Whether you want to set a typical New Year’s Resolution, or just continue to improve your eating and activity habits, January is a good time to make a change. There’s lots of energy and social support for developing healthy habits. And most people are feeling ready to eat smarter and move more after the holiday season. Here are three tips to help you form healthy habits in the new year. Continue reading
You might not be thinking about new year’s resolutions just yet, but it’s never too early to start! The most popular resolutions each year in America are related to being more physically active, losing weight, and eating smarter. There are proven strategies to help with these resolutions, such as keeping a food diary, making SMART goals, and developing social support for new behaviors. You can use these strategies the old-fashioned way, or you can try some of the new tech tools to help you in this process. Continue reading
Many people think that changing their behavior to live a healthier lifestyle takes lots of willpower. But they’re only half right. Willpower is what gets us started, but habit or a new term I like “skillpower,” is what keeps you going.
The tradition of New Years Resolutions inspires many people to vow to Eat Smart, Move More, or Slim Down. But after the thrill of the new year starts to wear off, so does the motivation to keep working on those resolutions. If you want to see your efforts really pay off, you have to keep working until your new lifestyle becomes a habit. These are my 5 best tips for keeping your resolutions and making the healthy changes you want to accomplish. Continue reading
Written by Elaine Meredith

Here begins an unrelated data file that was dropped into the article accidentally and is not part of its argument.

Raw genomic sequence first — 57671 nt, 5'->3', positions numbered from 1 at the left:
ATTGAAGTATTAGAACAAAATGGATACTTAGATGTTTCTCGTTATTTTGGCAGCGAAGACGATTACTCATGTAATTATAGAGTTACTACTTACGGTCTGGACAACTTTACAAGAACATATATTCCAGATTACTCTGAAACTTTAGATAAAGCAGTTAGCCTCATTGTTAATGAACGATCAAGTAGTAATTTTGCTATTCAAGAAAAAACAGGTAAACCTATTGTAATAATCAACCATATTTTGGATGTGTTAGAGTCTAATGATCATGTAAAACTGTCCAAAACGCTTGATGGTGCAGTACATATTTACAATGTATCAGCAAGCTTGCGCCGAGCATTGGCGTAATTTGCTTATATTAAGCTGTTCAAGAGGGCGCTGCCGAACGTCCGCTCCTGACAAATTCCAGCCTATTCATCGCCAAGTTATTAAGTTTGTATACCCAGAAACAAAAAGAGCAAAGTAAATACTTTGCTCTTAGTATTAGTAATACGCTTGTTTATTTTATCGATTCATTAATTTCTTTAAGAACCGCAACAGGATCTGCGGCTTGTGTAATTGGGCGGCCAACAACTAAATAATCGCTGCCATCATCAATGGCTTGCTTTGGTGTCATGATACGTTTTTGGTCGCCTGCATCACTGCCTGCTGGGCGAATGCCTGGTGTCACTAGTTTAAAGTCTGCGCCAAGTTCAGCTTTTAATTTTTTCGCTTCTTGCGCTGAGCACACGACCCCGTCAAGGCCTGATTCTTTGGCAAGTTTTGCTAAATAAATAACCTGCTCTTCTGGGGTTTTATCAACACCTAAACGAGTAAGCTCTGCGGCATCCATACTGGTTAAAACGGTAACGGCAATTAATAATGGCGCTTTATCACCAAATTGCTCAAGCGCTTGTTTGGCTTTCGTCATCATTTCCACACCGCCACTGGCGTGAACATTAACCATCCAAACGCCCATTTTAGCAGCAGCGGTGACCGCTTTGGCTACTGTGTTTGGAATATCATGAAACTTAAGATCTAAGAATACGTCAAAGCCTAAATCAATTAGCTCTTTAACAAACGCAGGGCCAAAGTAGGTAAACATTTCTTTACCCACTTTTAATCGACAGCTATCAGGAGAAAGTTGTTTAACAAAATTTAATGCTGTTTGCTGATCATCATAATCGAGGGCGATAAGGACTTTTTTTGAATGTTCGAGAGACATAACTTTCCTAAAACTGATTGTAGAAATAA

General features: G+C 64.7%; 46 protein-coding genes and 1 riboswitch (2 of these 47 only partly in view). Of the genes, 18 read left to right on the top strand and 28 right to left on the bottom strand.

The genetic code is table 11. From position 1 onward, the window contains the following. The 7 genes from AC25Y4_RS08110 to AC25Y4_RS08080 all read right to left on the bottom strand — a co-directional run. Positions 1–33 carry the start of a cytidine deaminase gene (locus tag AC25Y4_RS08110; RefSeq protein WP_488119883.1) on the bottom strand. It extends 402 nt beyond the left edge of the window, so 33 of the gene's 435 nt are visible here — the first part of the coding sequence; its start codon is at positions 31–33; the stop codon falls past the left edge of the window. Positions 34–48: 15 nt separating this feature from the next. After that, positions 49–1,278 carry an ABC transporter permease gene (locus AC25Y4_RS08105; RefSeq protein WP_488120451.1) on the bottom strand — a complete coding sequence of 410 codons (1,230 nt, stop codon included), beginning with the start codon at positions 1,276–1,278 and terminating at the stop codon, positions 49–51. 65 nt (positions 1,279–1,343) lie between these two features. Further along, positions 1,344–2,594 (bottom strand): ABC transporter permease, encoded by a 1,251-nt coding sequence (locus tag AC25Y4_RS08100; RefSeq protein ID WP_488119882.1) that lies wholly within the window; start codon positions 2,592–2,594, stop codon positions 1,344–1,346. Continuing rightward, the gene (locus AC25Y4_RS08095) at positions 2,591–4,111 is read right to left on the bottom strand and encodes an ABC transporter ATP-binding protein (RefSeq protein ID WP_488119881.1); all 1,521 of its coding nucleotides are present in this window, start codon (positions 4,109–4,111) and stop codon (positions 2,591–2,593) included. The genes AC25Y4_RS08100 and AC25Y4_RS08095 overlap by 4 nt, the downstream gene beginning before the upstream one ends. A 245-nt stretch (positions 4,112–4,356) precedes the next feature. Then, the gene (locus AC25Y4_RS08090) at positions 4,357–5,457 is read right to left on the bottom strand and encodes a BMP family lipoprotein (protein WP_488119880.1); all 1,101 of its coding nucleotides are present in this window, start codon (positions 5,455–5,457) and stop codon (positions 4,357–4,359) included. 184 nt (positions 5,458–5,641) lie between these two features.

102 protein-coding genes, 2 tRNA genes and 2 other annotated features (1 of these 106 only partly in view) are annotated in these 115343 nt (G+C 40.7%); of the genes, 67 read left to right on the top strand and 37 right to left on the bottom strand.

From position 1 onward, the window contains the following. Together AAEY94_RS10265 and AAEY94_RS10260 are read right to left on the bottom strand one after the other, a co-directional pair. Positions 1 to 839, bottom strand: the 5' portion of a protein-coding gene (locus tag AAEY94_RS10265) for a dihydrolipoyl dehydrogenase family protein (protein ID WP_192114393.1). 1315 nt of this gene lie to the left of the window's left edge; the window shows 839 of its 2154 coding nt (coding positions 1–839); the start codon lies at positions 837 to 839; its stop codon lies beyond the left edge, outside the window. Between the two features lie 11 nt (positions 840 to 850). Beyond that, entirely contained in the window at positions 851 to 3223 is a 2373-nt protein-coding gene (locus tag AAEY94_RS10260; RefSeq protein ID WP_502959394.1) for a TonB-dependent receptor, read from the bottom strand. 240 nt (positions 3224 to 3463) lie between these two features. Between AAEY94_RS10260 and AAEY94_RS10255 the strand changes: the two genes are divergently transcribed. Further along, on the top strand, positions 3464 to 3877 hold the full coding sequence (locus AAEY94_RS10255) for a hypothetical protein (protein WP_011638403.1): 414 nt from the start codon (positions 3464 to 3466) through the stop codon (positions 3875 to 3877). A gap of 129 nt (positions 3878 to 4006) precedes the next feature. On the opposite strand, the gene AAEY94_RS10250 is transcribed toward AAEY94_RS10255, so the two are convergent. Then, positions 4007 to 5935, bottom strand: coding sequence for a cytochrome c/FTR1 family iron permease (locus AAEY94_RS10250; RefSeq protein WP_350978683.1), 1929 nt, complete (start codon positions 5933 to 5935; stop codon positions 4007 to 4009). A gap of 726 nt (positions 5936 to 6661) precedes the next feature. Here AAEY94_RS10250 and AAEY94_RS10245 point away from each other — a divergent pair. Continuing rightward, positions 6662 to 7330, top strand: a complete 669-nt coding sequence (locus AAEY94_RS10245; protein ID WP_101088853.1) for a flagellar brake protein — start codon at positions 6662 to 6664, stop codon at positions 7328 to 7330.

Part of National Nutrition Month 2014
A breakfast for those with hypertension.
Why do you eat what you eat? Maybe because the food you eat now is what you grew up with. Possibly it’s because one restaurant is cheaper than another. Maybe it’s because it’s just plain tasty! Taste has a huge influence on food selection. Why eat a food that you don’t think will make your taste buds happy? Many people, including my father, don’t try healthier options, because they don’t think it will taste good.
My dad’s favorite breakfast meal is pancakes with a side of bacon and fried potatoes. Unfortunately, eating habits like this, have led to my dad’s high blood pressure. The recommended diet for people with hypertension (high blood pressure) is full of fiber and potassium and low in saturated fat, cholesterol, and sodium. For many people, including my dad, this diet sounds like a foreign language and it’s hard to translate into what foods to pick up at the grocery store. For others these recommendations may not sound appetizing. So I listed substitutes for his favorite grocery items and provided him with a healthy but tasty breakfast alternative that will still satisfy his sweet tooth!
Whole grain bagel thin + spinach + egg + turkey slice + Muenster cheese +yogurt + grapes + bananas + orange = One healthy delicious breakfast!
What healthy foods are you fearful of trying? Make that healthy substitute, because healthy can always be tasty. Fear no fruits or veggies! The grocery store is your oyster!
How to prevent high blood pressure. (2013, May 09). Retrieved from http://www.cdc.gov/bloodpressure/what_you_can_do.htm